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CMN Names PC Girl As WV Champion

May 9, 2012
BY LAUREN RIGGS - Staff Writer (reporter@wetzelchronicle.com) , Wetzel Chronicle

Two years ago, many readers of the Wetzel Chronicle had the honor of reading about a very special girl-Cadence J. Pierce. The story was about Cady's wish to see Miley Cyrus being granted by the Make A Wish Foundation, as well as a background on Cady's struggle with a disease-propionic acidemia. The story of Cady and her family takes far more than that article and what's written here to contain the trials and triumphs of Cady. She and her family have experienced a roller-coaster of ups and downs, but always with the hope and the fight that prevail through it all.

Their story is now getting more exposure thanks to Cady becoming the 2012 Children's Miracle Network's Champion for West Virginia.

Cady's disease is a complex one that at first perplexed every doctor that surrounded her. Her first couple weeks of life were very much touch and go, so shaky that Leslie Pierce, Cady's mother, describes Cady's first lab results as being "incompatible with life." After being transferred from Wetzel County Hospital to Morgantown, where she wasn't expected to survive the ambulance ride over, Cady's condition stabilized for a short while and then took another downward slide. Among many likewise serious issues, her liver was so enlarged that it was protruding out from below her ribcage; she was in a hepatic coma, and she suffered three grand mal seizures.

Article Photos

Children’s Miracle Network Champion Cady Pierce sets a good example by donating to CMN at Wal-Mart store #4278 in Quincy, W.Va.

With no answers and no one else to turn to, Dr. Marybeth Hummel, WVU's Chief of Genetics, was called on a whim. In moments, she had an idea of what was going on and ordered the doctors to pull the nasogastric tube. What was supposedly nourishing Cady, and thus sustaining her life, was actually killing her.

Even though it still took several weeks before an exact diagnosis was made, Dr. Hummel was able to narrow Cady's condition down from 300 to three genetic diseases. This allowed her to begin a more specific type of treatment to assist Cady. Despite Cady receiving treatment and showing a slight improvement, doctors cautioned the family against getting their hopes up. It was said that Cady would likely never hear, see, walk, or talk; she would likely remain in a vegetative state for the rest of her, what was predicted by doctors to be, short life.

Cady did survive and at three months old she was officially diagnosed with propionic acidemia. This is a rare, inborn error of protein metabolism. A faulty gene in the liver does not allow certain amino acids to be broken down. Consequently, the ensuing build up of toxins causes ammonia levels to rise, shuts down the liver, causes nausea and vomiting, organ failure, and leads to brain damage, coma, and death. Every one out of 150,000 children are born with PA; 75 percent of these die in the first weeks of life. Cady is the only child in West Virginia who survived the diagnosis. "There is no medical explanation why Cadence avoided death, let alone everything else in that initial prognosis. There is only a miraculous one," Leslie has stated.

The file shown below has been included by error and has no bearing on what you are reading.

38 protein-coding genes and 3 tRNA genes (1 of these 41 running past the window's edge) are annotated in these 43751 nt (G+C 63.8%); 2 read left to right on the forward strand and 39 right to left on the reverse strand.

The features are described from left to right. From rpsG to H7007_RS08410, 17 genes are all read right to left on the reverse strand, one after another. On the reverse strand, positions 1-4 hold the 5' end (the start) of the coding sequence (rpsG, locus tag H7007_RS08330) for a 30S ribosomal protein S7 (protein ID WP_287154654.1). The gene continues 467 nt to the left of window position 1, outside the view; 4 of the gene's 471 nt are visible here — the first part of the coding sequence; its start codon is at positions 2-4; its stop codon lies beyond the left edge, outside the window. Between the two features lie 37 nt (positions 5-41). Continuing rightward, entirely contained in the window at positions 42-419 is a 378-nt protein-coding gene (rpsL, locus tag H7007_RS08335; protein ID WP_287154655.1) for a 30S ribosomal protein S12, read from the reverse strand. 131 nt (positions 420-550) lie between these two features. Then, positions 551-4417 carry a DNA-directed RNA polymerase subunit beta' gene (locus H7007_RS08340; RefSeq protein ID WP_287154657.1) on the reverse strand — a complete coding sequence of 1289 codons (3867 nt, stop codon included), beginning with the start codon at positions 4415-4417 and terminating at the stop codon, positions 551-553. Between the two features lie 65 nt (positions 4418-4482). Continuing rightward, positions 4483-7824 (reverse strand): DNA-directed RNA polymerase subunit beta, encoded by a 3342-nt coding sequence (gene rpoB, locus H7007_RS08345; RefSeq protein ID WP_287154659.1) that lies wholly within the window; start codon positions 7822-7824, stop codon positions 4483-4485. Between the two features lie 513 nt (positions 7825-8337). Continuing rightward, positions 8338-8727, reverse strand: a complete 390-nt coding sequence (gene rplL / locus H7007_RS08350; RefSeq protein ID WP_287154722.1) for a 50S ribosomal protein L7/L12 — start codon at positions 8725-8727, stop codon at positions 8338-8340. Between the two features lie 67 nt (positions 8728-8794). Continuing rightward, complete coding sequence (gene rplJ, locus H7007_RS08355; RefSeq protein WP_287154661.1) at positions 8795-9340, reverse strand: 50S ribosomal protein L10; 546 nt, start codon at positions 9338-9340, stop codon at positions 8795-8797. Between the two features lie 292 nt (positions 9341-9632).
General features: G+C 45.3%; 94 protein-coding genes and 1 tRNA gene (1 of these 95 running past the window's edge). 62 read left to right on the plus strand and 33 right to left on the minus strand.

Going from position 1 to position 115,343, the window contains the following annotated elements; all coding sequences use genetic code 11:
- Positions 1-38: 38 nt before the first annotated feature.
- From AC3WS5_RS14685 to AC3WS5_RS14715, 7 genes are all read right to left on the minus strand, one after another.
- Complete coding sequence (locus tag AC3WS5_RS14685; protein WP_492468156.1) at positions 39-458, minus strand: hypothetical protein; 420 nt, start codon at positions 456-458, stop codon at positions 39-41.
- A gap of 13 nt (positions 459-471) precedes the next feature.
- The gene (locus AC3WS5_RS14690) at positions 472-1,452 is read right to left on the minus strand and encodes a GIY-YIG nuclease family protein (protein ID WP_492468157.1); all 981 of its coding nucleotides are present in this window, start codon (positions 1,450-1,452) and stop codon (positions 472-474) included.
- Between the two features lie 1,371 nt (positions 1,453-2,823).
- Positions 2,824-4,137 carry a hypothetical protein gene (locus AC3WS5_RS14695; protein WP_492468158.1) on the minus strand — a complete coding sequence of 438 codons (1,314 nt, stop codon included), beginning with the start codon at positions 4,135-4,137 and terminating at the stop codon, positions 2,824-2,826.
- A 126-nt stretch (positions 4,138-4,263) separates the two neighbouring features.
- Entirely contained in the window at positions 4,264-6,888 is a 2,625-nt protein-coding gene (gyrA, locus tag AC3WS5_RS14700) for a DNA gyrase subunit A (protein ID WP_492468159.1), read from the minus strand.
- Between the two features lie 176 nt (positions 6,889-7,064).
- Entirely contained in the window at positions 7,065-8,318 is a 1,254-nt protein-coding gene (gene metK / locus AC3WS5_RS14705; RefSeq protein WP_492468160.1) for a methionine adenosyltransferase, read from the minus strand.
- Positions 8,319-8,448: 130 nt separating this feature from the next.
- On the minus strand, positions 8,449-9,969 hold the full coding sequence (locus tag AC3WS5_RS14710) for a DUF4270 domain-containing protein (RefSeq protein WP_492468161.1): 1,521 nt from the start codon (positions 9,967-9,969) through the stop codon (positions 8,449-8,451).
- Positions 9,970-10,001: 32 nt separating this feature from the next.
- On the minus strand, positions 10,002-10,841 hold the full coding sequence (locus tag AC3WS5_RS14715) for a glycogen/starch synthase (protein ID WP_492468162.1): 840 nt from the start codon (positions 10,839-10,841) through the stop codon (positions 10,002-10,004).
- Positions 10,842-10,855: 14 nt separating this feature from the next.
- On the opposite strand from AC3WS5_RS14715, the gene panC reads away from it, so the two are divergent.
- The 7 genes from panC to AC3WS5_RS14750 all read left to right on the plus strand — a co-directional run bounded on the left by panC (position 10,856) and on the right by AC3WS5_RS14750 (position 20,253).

A year after her Make a Wish story was first told for the paper, Cady experienced two life-threatening cascades that caused a coma. The first time she ended up losing 65 percent of her hearing. Four months later, another cascade began, but Cady's family and doctors were a bit more prepared. And although she laid in a coma for several days, she did not suffer any detrimental or damaging effects. Even after the first, more damaging coma, Cady was back to playing soccer the very next month.

Two years after being granted her wish, it is obvious Cady is still fighting and doing remarkable things, most notably now serving as a CMN Champion. It is her mother's hope that with that status, the word will be spread about propionic acidemia, as well as the wonderful things that Children's Miracle Network does for not only its hospital patients, but also the families. As West Virginia's CMN Champion, Cady will be able to go to Washington, D.C., in September, as well as Disney World in Orlando, Fla. She has already attended the 2012 Winter Gala at WVU Children's Hospital and the Mountaineers' Gold-Blue Spring Game in Morgantown last month.

Leslie is currently involved with making plans for several possible fund raisers for the Children's Miracle Network throughout the area, including a Zumbathon on Aug. 25 and a catfish tournament on June 9. A car show and a 5K race are also in the works. The local Wal-Mart, connected with Children's Miracle Network, is currently seeking donations for the organization. All money raised in the state for Children's Miracle Network stays in the state. Leslie affirms that donations, and in effect the care that CMN gives, "mean the whole world to a mother pleading at the side of an Isolette bed."

Leslie credits WVU Children's Hospital, a Children's Miracle Network hospital, with the extraordinary care they have given her daughter. In her speech for the 2012 WVU Children's Hospital Winter Gala, she said "I have always been awed by the grit that Cady's medical team demonstrates in her care. . . The intelligence and determination that surround her rival any great think-tank in the world. I never take for granted that though we are a humble state, we do not have to settle for meager healthcare for our children. . . That too, is a miracle."

 
 
 

 

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